How long is a tweet? Mapping dynamic conversation networks on Twitter using Gawk and Gephi
Bruns, Axel (2012) How long is a tweet? Mapping dynamic conversation networks on Twitter using Gawk and Gephi. Information, Communication & Society, 15(9), pp. 1323-1351.
Twitter is now well established as the world’s second most important social media platform, after Facebook. Its 140-character updates are designed for brief messaging, and its network structures are kept relatively flat and simple: messages from users are either public and visible to all (even to unregistered visitors using the Twitter website), or private and visible only to approved ‘followers’ of the sender; there are no more complex definitions of degrees of connection (family, friends, friends of friends) as they are available in other social networks. Over time, Twitter users have developed simple, but effective mechanisms for working around these limitations: ‘#hashtags’, which enable the manual or automatic collation of all tweets containing the same #hashtag, as well allowing users to subscribe to content feeds that contain only those tweets which feature specific #hashtags; and ‘@replies’, which allow senders to direct public messages even to users whom they do not already follow. This paper documents a methodology for extracting public Twitter activity data around specific #hashtags, and for processing these data in order to analyse and visualize the @reply networks existing between participating users – both overall, as a static network, and over time, to highlight the dynamic structure of @reply conversations. Such visualizations enable us to highlight the shifting roles played by individual participants, as well as the response of the overall #hashtag community to new stimuli – such as the entry of new participants or the availability of new information. Over longer timeframes, it is also possible to identify different phases in the overall discussion, or the formation of distinct clusters of preferentially interacting participants.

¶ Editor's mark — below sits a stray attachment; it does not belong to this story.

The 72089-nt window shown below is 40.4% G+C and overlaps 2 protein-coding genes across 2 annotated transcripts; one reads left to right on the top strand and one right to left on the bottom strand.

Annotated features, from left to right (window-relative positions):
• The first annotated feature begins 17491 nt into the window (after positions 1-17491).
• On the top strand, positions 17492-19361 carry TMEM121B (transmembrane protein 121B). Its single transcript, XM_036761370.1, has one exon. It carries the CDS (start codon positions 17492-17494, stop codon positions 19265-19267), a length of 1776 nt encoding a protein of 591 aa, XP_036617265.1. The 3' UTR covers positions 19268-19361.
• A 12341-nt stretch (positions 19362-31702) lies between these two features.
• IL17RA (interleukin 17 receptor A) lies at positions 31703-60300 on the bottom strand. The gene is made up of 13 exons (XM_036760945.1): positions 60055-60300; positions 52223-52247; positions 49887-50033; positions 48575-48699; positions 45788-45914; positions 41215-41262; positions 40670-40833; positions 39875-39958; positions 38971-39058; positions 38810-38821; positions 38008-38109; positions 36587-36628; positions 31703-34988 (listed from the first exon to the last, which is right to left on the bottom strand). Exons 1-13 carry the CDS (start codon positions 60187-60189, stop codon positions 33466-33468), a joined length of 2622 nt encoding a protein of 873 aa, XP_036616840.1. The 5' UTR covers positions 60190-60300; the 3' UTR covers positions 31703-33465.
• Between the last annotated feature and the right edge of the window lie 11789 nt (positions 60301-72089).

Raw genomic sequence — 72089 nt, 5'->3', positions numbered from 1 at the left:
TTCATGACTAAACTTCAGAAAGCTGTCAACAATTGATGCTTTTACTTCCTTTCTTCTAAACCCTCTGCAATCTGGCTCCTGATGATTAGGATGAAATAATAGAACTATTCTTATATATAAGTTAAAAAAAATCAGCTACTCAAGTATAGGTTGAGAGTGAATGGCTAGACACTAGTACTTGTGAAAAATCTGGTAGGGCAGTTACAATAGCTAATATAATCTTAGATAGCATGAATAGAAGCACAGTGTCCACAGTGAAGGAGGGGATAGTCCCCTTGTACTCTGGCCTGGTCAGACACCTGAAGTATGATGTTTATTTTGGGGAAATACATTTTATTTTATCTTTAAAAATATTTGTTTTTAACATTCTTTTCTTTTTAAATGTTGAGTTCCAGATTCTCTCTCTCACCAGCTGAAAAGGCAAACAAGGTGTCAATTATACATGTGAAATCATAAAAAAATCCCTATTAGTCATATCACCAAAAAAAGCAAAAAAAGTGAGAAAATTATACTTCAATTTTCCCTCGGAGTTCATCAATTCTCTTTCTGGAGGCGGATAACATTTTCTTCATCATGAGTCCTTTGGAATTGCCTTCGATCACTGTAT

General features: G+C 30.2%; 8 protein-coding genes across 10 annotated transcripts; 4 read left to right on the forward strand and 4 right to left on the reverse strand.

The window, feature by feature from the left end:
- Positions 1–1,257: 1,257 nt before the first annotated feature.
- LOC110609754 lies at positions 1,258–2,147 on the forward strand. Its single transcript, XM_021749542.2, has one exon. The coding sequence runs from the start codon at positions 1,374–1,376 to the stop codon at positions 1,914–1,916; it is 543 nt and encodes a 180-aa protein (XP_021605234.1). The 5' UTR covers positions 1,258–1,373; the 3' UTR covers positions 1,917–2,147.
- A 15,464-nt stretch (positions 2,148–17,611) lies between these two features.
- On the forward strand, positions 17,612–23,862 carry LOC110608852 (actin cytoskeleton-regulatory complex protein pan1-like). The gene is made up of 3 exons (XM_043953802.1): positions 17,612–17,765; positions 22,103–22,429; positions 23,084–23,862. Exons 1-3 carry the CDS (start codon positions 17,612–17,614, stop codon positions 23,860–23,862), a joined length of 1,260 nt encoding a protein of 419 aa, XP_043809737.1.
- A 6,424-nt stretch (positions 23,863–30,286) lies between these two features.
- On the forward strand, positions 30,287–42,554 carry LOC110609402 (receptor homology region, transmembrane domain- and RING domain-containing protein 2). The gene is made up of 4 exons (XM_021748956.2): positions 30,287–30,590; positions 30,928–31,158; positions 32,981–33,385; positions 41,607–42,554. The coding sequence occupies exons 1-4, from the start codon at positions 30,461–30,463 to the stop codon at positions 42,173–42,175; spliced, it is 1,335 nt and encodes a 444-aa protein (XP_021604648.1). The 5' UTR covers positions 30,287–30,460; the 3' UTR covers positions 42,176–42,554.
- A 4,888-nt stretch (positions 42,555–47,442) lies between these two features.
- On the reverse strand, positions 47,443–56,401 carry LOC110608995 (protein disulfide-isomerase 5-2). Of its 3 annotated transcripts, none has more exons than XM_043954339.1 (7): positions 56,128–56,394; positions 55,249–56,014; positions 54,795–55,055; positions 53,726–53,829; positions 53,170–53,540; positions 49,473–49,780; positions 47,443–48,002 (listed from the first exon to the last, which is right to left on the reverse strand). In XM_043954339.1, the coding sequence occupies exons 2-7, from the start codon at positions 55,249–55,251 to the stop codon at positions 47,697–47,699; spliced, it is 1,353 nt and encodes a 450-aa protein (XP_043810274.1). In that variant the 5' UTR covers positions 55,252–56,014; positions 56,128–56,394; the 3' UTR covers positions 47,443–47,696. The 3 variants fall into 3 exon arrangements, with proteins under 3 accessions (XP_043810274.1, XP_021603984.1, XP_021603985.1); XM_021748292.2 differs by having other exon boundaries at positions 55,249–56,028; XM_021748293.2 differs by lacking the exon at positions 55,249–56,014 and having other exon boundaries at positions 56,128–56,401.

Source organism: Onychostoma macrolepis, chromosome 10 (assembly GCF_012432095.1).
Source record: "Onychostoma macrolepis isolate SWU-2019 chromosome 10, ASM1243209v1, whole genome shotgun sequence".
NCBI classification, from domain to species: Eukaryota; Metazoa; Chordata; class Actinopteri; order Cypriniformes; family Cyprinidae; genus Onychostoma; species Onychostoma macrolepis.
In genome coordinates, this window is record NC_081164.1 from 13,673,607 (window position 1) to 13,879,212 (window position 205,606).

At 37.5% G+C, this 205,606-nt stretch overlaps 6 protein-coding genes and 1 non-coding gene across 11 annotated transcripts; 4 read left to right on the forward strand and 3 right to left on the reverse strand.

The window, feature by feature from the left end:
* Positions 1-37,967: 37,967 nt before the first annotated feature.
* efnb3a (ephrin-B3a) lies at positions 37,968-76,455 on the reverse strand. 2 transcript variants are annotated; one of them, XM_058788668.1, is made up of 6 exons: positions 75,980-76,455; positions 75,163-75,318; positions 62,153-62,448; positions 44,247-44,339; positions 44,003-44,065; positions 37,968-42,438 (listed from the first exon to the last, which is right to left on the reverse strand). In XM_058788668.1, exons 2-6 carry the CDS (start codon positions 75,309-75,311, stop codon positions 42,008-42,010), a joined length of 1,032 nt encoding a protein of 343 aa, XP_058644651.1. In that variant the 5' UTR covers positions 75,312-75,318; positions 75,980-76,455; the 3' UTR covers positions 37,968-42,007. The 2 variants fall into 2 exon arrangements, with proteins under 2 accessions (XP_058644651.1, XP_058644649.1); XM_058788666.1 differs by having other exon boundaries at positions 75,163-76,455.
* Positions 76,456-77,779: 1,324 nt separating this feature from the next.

Impact and interest:
Citation counts are sourced monthly from and citation databases.
These databases contain citations from different subsets of available publications and different time periods and thus the citation count from each is usually different. Some works are not in either database and no count is displayed. Scopus includes citations from articles published in 1996 onwards, and Web of Science® generally from 1980 onwards.
Citations counts from theindexing service can be viewed at the linked Google Scholar™ search.
Full-text downloads displays the total number of times this work’s files (e.g., a PDF) have been downloaded from QUT ePrints as well as the number of downloads in the previous 365 days. The count includes downloads for all files if a work has more than one.
|Item Type:||Journal Article|
|Additional Information:||Taylor and Francis iFirst publication.|
|Keywords:||web 2.0, social networking, research methodology, media studies, communications studies, computer-mediated communciation|
|ISSN:||1468-4462 (online) 1369-118X (print)|
|Subjects:||Australian and New Zealand Standard Research Classification > LANGUAGES COMMUNICATION AND CULTURE (200000) > COMMUNICATION AND MEDIA STUDIES (200100) > Communication Technology and Digital Media Studies (200102)|
|Divisions:||Current > Research Centres > ARC Centre of Excellence for Creative Industries and Innovation
Current > QUT Faculties and Divisions > Creative Industries Faculty
Past > Institutes > Institute for Creative Industries and Innovation
Current > Schools > Journalism, Media & Communication
|Copyright Owner:||Copyright 2011 Taylor and Francis|
|Copyright Statement:||This article may be used for research, teaching, and study purposed. any substantial or systematic reproduction, redistribution, reselling, loan, sub-licensing, systematic supply, or distribution in any form to anyone is expressly forbidden.|
|Deposited On:||04 Jun 2012 22:38|
|Last Modified:||17 Jun 2015 08:18|
Repository Staff Only: item control page